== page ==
Must-know: Why products supplied are increasing

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Dec. 4 2020, Updated 3:53 p.m. ET

Products supplied

Products supplied indicate petroleum product consumption. It measures these products’ disappearance from its primary sources—refineries, natural gas-processing plants, blending plants, pipelines, and bulk terminals. Finished motor gasoline, kerosene-type jet fuel, distillate fuel oil, residual fuel oil, propane or propylene, and other oils are included in the calculation of total products supplied.

Product supplied

Weekly products supplied rising

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For the week ending October 3, 2014, total products supplied were 19 million barrels per day (or bpd)—compared to 18.6 million bpd in the first week of September. Except propane or propylene, the other products supplied recorded an increase on a year-over-over (or YoY) basis. Meanwhile, on a week-over-week basis, total products supplied dipped marginally to 19 million bpd from 19.4 million bpd. Kerosene-type jet fuel, residual fuel oil, and other oils recorded an increase.

Over the last four weeks, an average of 19.2 million bpd of product oil were supplied. This was up by 1.1% from the same period last year.

Effect on crude tankers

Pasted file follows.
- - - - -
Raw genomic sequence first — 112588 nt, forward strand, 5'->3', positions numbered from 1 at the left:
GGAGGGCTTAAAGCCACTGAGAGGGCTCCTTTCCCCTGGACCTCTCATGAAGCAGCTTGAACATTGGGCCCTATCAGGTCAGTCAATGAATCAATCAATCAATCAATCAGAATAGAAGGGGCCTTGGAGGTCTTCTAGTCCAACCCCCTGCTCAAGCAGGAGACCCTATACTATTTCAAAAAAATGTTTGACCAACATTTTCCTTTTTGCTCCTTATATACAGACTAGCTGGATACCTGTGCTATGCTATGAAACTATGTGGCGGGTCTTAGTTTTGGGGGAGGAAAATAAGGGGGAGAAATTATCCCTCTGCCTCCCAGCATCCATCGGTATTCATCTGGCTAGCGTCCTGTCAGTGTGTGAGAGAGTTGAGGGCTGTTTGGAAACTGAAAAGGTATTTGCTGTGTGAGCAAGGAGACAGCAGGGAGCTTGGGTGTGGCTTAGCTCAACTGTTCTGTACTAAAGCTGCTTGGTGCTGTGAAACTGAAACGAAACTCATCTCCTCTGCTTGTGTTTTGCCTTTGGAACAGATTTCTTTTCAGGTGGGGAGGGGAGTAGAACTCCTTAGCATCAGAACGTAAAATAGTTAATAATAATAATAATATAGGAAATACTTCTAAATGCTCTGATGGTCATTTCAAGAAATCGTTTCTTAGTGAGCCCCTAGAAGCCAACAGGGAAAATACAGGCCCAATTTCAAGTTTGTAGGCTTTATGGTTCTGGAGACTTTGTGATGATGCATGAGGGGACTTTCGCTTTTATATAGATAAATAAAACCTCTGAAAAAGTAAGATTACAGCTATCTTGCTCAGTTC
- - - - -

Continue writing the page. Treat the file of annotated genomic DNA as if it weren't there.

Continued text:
Looking ahead to 2015, the U.S. Energy Information Administration (or EIA) forecasted that the U.S. will consume 18.92 million bpd of oil. This is down from 18.96 million in 2013. Also, the EIA estimates that output will climb to 9.5 million bpd next year—the highest since 1970.

As a result of weakening demand, the agency curbed its forecasts for Organization on Petroleum Exporting Countries (or OPEC) oil and other liquid fuels production to 35.51 million bpd in 2015. This was down 350,000 bpd from last month’s forecast.

In the last month, the agency also reduced its global demand projections for this year and next year. The International Monetary Fund cut its 2015 world economic growth forecast.

The latest data available shows that oil demand in 2014 will be higher than what it was in 2013. However, if the EIA’s estimate is correct and oil demand is lower than in 2013, crude tanker companies—like Frontline Ltd. (FRO), Teekay Tankers Ltd. (TNK), Nordic American Tanker Ltd. (NAT), and Tsakos Energy Navigation Ltd. (TNP) and the Guggenheim Shipping ETF (SEA)—could be negatively affected.

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